"Chita pa bay."
Proverb: "Sitting doesn't yield - one must work to receive."
The lodging in Port-au-Prince was our first stop in a week long journey. Arriving at Matthew 25 was like coming home again - seeing Michelle Pitelli (HS Social Worker from North Carolina), a friend from last year's service work. We connected with Brittany Moore ('16 grad from IA), Alexandria Stanford ('16 grad from NC), and Allison Vogt (NC educator, nurse, and certified doula). We met and immediately developed a friendship, all with the same heart to serve the Haitian people. "Chita pa bay" - "one must work to receive." And there is much to accomplish through ServeHAITI.
Saturday dawned and we immediately noticed the first of many differences Kim Snyder, yearlong volutneer with ServeHAITI, had made. What had been known as Haitian time for the past few years was now real time. The Haitian time we had grown to know was two hours past the time set; real time was on time. Kim began a yearlong volunteer post with ServeHAITI in March. She came from managing the Ritz-Carlton in Dubai in the United Arab Emirate to managing a remote health clinic in the mountains of Grand-Bois, Haiti. Quite a change in location but more rewarding than one can imagine. Kim's heart to serve is making a difference in Grand-Bois one day at a time.
The 55 mile journey from Port-au-Prince to Grand-Bois was the usual four hour trip up a rugged mountain road with deep ruts, large rocks, and breath-taking landscape. Signs of politics were everywhere with notices for whom to vote spray-painted on trees. With few newspapers, media becomes messages tagged on buildings and walls throughout the countryside. We breathed a sigh as the medical clinic came into view. Haitian proverb - "Chemen long pa touye ou." "The long road doesn't kill you. Perseverance is good. We saw perseverance all along the way - those on donkeys loaded with water jugs and coffee beans, all ages on foot making their way rock by rock up the mountainside after selling their products along roadside stands. Trucks piled high with people and charcoal, thankful for a bumpy ride with a friendly crowd. "Chemen long pa touye ou." Perseverance is good.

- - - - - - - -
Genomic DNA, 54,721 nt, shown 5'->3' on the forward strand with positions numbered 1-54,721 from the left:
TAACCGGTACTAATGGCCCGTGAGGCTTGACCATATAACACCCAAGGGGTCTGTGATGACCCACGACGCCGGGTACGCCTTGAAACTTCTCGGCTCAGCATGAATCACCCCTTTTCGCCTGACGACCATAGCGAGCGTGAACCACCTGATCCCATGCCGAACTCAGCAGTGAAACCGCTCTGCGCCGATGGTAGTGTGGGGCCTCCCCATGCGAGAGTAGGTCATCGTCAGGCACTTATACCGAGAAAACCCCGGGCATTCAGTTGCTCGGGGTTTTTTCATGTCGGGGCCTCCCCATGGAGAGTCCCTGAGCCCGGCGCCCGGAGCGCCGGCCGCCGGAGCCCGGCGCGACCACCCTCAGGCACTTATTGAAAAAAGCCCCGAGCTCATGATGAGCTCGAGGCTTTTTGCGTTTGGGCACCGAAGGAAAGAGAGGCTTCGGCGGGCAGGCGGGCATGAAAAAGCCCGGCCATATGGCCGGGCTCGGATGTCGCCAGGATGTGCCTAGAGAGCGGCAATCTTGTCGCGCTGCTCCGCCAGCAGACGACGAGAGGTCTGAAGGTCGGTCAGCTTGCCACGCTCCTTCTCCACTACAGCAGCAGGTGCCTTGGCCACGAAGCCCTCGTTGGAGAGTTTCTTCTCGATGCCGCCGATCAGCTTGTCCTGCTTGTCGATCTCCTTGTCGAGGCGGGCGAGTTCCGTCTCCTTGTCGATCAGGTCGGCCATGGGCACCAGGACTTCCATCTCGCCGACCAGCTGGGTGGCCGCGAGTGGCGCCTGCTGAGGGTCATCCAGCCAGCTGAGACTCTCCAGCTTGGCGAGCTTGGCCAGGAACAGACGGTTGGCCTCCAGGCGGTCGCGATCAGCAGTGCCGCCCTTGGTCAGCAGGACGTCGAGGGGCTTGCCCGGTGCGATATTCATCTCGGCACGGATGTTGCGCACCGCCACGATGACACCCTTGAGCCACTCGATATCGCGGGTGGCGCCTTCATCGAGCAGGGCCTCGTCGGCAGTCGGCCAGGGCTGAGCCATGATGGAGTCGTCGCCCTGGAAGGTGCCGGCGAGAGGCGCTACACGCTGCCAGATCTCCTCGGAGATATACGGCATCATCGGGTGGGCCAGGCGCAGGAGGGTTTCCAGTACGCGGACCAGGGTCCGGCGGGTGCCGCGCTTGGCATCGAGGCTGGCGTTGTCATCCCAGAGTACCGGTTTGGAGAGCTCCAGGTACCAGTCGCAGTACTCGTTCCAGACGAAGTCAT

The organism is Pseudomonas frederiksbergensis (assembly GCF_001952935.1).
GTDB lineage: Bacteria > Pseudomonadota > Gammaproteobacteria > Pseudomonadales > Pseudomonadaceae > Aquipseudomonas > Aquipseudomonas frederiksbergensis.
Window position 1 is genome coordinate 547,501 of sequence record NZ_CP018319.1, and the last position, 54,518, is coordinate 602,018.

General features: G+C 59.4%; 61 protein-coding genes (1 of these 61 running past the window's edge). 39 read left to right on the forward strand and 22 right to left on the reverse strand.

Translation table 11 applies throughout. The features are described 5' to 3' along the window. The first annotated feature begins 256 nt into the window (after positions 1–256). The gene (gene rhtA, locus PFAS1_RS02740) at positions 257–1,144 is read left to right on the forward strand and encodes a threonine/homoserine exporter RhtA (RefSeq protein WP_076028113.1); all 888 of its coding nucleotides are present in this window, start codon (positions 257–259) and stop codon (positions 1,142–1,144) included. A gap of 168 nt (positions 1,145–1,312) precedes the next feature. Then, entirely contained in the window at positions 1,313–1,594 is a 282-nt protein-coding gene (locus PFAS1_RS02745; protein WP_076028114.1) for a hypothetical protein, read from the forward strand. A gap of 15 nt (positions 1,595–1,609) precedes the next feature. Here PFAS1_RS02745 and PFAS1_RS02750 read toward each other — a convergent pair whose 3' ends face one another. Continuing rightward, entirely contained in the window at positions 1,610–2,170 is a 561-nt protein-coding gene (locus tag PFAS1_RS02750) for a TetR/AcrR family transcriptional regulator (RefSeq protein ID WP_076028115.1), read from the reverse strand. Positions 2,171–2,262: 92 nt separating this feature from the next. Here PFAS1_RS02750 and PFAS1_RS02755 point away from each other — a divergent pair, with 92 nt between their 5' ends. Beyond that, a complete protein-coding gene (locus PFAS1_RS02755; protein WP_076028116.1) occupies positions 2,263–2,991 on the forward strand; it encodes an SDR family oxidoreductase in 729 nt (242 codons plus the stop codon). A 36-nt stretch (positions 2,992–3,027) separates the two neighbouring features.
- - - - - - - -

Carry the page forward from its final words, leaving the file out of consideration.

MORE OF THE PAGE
We are welcomed by familiar faces - Abraham (interpreter and security guard), Boulè (driver and security guard), and Fednor (driver and maintenance manager). Welcomed by a new face - David Baptiste (interpreter) and a loyal face - Jean-Louis (manager of the medical clinic). We were treated to servings of beans & rice, fried plantains, and tasty pork. Dusty suitcases were lined up in the conference room and baby formula along with medicine and baby packets unpacked - packets lovingly prepared by CNA classes in NC.
Maciene and David gave a presentation to us as they shared the Gift of Water buckets and explained how they are changing Grand-Bois with hundreds saved from the diseases associated with drinking tainted water. A donation of $50 provides the buckets along with visits from water technicians who test the quality of the water every week. Technicians are trained by Maciene. There are nearly 11, 000 families in the Grand-Bois area with around 300 with Gift of Water buckets. Gift of Water is one ServeHAITI service that employs Haitians helping Haitians.
Reflections are shared on the porch as we are reminded that the steps we take are small but mighty. We cannot solve all the difficulties of the Grand-Bois area but we can make changes through a heart to serve with hands and feet to move forward. "Chen gen kat pat; se yon sel chement li fe." The dog has four paws but it takes only one path. "One thing at a time." Tomorrow will hold more treasured memories!